Porter’s reflections:

* Your freedom to establish and practice a religion.

* The right to speak your mind.

* The ability for people to gather peacefully.

* Your right to express grievances to the government and seek remedies.

* And, the First Amendment affirms, Congress cannot usurp the freedom of the press.

As a longtime editor of The Montclair Times, I maintained a professional and personal doctrine that we’re all equal.

Within the limit of 300 words, every Montclairite had the opportunity, really the right, to express her or his opinions in The Times’ Editorial section. 

The number of people who disagree with your dogmas should never crush your right to express them.

The Montclair Times, during my editorship, always published letters written by conservatives along with centrists, liberals, and so-called “lefties.”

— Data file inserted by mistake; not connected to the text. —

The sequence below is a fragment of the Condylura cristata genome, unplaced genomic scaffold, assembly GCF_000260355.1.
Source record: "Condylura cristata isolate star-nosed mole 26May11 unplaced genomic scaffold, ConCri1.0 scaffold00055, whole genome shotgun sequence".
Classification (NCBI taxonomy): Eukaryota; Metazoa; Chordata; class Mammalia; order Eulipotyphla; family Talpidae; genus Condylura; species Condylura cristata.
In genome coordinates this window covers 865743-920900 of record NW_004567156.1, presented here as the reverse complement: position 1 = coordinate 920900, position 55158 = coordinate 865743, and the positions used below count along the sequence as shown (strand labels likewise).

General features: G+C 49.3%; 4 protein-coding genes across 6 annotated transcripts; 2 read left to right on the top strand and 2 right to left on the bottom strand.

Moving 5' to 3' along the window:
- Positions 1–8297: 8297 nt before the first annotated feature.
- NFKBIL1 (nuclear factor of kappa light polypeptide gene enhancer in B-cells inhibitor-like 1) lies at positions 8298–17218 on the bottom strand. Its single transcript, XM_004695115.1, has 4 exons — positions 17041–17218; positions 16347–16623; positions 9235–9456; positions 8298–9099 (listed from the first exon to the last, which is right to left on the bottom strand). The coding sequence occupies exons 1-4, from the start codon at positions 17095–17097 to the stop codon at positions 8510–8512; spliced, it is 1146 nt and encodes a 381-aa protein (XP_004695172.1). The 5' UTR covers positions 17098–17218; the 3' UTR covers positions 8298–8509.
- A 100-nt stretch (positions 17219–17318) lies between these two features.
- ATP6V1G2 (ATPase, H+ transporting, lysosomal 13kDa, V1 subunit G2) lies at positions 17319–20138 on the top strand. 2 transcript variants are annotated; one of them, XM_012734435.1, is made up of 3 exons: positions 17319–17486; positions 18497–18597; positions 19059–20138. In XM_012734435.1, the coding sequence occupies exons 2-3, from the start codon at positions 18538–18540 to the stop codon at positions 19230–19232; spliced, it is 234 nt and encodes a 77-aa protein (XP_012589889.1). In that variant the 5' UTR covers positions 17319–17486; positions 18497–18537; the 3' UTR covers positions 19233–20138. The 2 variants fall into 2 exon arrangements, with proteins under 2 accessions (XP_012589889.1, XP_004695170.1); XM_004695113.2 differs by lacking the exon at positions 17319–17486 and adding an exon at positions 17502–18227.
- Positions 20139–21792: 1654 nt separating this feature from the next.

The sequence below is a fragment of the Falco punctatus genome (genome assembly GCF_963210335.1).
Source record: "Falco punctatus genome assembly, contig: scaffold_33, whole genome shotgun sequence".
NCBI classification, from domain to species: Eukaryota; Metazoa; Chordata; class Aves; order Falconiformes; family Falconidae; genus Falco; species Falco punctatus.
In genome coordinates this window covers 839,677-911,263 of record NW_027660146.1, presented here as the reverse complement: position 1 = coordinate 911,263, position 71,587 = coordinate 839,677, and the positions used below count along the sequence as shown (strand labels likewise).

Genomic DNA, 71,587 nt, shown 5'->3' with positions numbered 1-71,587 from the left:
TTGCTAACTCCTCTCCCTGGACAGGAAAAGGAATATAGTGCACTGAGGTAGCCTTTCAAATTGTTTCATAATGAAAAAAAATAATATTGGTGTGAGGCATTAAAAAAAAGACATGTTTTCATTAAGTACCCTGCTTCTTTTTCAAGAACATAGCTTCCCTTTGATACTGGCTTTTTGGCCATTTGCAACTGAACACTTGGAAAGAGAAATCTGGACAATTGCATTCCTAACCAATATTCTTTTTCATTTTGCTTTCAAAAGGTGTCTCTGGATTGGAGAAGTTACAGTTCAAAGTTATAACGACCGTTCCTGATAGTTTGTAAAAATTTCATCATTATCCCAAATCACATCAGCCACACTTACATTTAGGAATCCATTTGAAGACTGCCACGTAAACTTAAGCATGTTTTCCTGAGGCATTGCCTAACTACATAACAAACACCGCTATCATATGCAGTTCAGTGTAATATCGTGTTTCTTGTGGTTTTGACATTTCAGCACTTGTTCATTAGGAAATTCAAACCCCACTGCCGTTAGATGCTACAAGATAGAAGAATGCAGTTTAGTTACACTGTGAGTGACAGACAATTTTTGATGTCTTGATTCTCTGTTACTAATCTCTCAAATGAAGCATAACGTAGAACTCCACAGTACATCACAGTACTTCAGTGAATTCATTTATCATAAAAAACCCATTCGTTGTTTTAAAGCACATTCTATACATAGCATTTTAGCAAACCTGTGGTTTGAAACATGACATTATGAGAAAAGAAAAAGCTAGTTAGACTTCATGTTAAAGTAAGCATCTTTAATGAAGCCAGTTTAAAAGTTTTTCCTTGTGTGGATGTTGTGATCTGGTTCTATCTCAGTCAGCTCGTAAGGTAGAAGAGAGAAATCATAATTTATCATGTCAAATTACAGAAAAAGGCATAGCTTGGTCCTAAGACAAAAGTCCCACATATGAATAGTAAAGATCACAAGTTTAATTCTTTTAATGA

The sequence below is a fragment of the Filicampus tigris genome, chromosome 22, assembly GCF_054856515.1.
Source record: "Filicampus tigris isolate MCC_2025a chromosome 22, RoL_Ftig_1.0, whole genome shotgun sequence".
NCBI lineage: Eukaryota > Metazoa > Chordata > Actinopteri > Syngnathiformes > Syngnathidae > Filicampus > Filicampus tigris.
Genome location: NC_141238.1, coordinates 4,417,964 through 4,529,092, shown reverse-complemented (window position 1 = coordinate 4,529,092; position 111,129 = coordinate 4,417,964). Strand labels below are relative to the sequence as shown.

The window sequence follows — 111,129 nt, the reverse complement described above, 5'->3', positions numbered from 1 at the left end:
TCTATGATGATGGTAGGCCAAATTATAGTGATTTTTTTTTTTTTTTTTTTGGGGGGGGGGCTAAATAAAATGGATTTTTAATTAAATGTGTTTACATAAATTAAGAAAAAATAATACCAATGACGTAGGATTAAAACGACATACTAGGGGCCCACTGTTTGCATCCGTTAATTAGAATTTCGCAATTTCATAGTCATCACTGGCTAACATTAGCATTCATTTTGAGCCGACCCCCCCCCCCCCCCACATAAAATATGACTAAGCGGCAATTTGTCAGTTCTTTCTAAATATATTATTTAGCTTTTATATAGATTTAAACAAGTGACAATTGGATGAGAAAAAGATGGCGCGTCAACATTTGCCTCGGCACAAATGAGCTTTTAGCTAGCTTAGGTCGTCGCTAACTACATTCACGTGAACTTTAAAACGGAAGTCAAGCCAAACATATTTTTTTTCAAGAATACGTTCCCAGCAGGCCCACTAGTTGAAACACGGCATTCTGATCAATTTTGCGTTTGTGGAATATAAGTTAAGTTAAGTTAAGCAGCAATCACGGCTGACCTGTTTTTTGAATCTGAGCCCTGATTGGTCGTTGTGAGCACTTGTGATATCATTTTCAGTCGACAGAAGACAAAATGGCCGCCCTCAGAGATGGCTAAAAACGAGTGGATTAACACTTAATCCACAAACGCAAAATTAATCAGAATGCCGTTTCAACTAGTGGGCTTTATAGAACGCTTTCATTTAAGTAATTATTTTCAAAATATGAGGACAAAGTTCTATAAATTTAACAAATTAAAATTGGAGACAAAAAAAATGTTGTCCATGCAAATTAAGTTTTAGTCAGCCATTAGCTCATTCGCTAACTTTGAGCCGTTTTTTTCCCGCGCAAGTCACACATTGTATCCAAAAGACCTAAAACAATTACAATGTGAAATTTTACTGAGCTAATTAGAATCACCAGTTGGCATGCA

In Montclair, registered Democrats far outnumber registered Republicans. Independent voters in Montclair tend to veer left. 

As Gov. Christie can recall, Montclair wasn’t a town that his campaign staff counted on.

As the editor, I penned editorials endorsing Barack Obama and other Democrats for president. And governor.

But I posit that The Montclair Times’ integrity required it to print letters by people of all political persuasions. 

It was critical that The Montclair Times provide a platform for conservatives to express their views and exchange political broadsides with fellow letter-writers.